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Search tags: the-life-changing-magic-of-tidying-up
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review 2016-07-16 01:50
Review: The Life Changing Magic of Tidying Up: The Japanese Art of Decluttering and Organizing by Marie Kondo
The Life-Changing Magic of Tidying Up: The Japanese Art of Decluttering and Organizing - Marie Kondō

Initial reaction: 3.5 stars. Some helpful tips but perhaps a bit too general for me in places.

Full review: Marie Kondo's "The Life Changing Magic of Tidying Up" isn't so much just an organizational book as it is a psychological one. It has a methodology, but it doesn't lie with a specific set of steps or system as much as it is an examination of one's own relationships with the things they have. I appreciated hearing about Kondo's path to being an organization expert, her own struggles and pitfalls along the way, and ultimately putting into practice what this book highlights as the Japanese approach and experience to decluttering. Putting to practice an all in one staging of singular categories, physically touching them to assess what value they have to you, and tossing those things that don't bring you joy. It is a simple process but not as simple in implementation as I'm making it out to be.

And I somewhat understand this considering the principles of Feng Shui and how that relates to space. I even understand the concept of thanking one's space and giving an object thanks for what it provided you before you let it go. (Psychologists do something similar with hoarders to coach them though getting rid of things.) I got a keen appreciation of the Japanese approach to organization from this book.

Yet, I still felt this missed something along the way. Part of it might've been Kondo's meandering tone (meaning the text wasn't as streamlined as it could've been) and another might be that I still felt something in the process might be missed. I could understand the principles here at the core - and they were good- but there were conflicting points that needed better address. I still enjoyed and got much out of the read, despite those qualms. so much that I'm looking forward to putting ideas from this to my own personal practice.

Overall score : 3.5 / 5 stars.

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url 2016-01-30 11:26
The Magic of Tidying Up - Understand the Secrets of Good Life

                                       

The Life Changing Magic Of Tidying Up - Understand The Secrets Of Good Life In every aspect of the human life, cleanliness is important. Although not everyone sees this to be relevant, cleanliness and tidying up sets the basis for a better life and future. Many people over the years have messed up their lives because they are addicted to dirt and are unable to manage their lives where tidying up is concerned. If you have one of those who have such storage spaces, there is the need to make the most out of it by keeping it tidy. In keeping your life clean, you also need to keep your body and mind clean. In a unique way, this eBook will make clear to you how you manage your life very well and keep your life in the right sequence by keeping your space cleaned and organized.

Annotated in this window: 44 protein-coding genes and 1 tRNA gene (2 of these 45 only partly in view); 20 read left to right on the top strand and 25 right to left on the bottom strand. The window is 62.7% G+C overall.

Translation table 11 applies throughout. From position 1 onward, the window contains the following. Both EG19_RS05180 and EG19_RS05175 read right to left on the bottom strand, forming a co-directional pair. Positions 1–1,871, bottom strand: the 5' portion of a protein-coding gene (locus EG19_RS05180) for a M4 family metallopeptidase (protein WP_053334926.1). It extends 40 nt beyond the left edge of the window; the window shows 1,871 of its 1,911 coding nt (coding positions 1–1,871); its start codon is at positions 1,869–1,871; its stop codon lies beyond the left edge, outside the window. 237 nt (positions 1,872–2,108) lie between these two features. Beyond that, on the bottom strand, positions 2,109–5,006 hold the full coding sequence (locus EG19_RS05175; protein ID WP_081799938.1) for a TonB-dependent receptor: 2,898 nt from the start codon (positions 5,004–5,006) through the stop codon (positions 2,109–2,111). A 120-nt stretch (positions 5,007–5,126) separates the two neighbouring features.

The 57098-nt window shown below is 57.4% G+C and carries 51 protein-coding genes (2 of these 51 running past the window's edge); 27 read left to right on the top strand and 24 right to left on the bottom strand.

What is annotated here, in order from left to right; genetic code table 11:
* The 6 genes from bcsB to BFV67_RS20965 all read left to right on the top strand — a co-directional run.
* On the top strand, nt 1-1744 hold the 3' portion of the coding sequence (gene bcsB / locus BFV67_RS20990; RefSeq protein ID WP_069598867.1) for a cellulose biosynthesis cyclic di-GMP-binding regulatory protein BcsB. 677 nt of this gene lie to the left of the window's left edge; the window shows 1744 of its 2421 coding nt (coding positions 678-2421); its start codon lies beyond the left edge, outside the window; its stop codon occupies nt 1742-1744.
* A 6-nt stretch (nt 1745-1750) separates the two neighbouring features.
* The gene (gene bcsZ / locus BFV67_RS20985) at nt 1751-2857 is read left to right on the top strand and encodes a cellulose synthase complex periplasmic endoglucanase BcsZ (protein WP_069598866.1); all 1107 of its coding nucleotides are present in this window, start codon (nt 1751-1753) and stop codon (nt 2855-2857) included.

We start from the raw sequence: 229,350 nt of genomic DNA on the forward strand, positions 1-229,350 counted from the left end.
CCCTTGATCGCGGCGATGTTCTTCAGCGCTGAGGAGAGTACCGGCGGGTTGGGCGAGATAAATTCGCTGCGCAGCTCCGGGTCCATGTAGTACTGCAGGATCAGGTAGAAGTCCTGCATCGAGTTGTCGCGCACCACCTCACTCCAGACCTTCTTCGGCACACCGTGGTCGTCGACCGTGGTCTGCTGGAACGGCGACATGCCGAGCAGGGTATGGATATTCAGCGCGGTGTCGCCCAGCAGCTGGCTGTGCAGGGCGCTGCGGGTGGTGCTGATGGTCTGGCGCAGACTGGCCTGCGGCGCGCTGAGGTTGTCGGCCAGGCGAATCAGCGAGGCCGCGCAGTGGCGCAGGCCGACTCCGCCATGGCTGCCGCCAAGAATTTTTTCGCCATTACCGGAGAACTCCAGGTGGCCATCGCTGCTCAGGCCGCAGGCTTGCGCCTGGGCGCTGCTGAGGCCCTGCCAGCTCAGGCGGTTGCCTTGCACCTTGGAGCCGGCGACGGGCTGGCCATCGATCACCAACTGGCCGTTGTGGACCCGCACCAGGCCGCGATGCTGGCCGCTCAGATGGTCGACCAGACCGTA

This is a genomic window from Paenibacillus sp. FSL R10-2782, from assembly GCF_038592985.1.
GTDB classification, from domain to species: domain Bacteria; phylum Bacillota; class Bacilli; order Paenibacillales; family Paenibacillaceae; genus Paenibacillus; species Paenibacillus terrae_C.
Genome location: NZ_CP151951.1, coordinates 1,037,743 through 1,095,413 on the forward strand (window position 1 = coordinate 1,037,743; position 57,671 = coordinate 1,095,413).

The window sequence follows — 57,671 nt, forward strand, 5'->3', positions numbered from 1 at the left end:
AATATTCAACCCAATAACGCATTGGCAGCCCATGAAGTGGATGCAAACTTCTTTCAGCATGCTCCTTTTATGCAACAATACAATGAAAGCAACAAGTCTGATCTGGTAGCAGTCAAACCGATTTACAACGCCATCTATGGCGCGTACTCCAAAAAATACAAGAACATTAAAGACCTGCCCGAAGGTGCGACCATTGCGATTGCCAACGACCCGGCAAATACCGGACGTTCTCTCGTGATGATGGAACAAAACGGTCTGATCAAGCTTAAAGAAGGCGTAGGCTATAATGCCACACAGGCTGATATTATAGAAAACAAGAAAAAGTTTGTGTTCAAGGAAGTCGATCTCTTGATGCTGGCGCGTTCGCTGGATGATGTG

Source: www.lulu.com/shop/mary-l-parker/the-magic-of-tidying-up-understand-the-secrets-of-good-life/ebook/product-22498977.html
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text 2015-04-19 19:44
The Life-Changing Magic of Tidying Up
The Life-Changing Magic of Tidying Up: The Japanese Art of Decluttering and Organizing - Marie Kondō

My parents were and are extremely cluttered people. Growing up, I remember feeling constantly stressed by the amount of stuff in our home. I didn't want anyone to come over because I was embarrassed by their inability to act like adults and clean up after themselves. Even now, my mom is a borderline hoarder. As a result, I've always been obsessed with minimizing my possessions, organizing, finding clever storage tricks, and cleaning up. Vacuuming is so fun to me that it doesn't even feel like a chore.

 

Given this history, I may be biased, but I loved this little book. It's a quick read and while it has its oddities and Marie Kondo can come off as a bit kooky at times, she's utterly endearing in her earnest belief that tidying can transform your life. The main message is that there's no big secret, no storage solution will fix everything... you just need to get rid of things that don't belong in your life. The "does it spark joy?" approach might not work for everyone (probably not for me) but I think physically confronting your belongings, picking up each thing and thinking about why you have it, is a great way to determine whether or not they belong in your life.

 

The tips about folding your clothes and arranging them vertically in your drawers rather than stacking them have radically transformed my dresser. I unballed my socks and tights, folded them neatly, and arranged them in shoeboxes inside my dresser. It looks so much nicer now and I feel better as a result. So, yes, I was already obsessed with decluttering, organizing, and cleaning, but I liked this so much that I'm recommending it to everyone. Go forth and free yourselves of clutter!!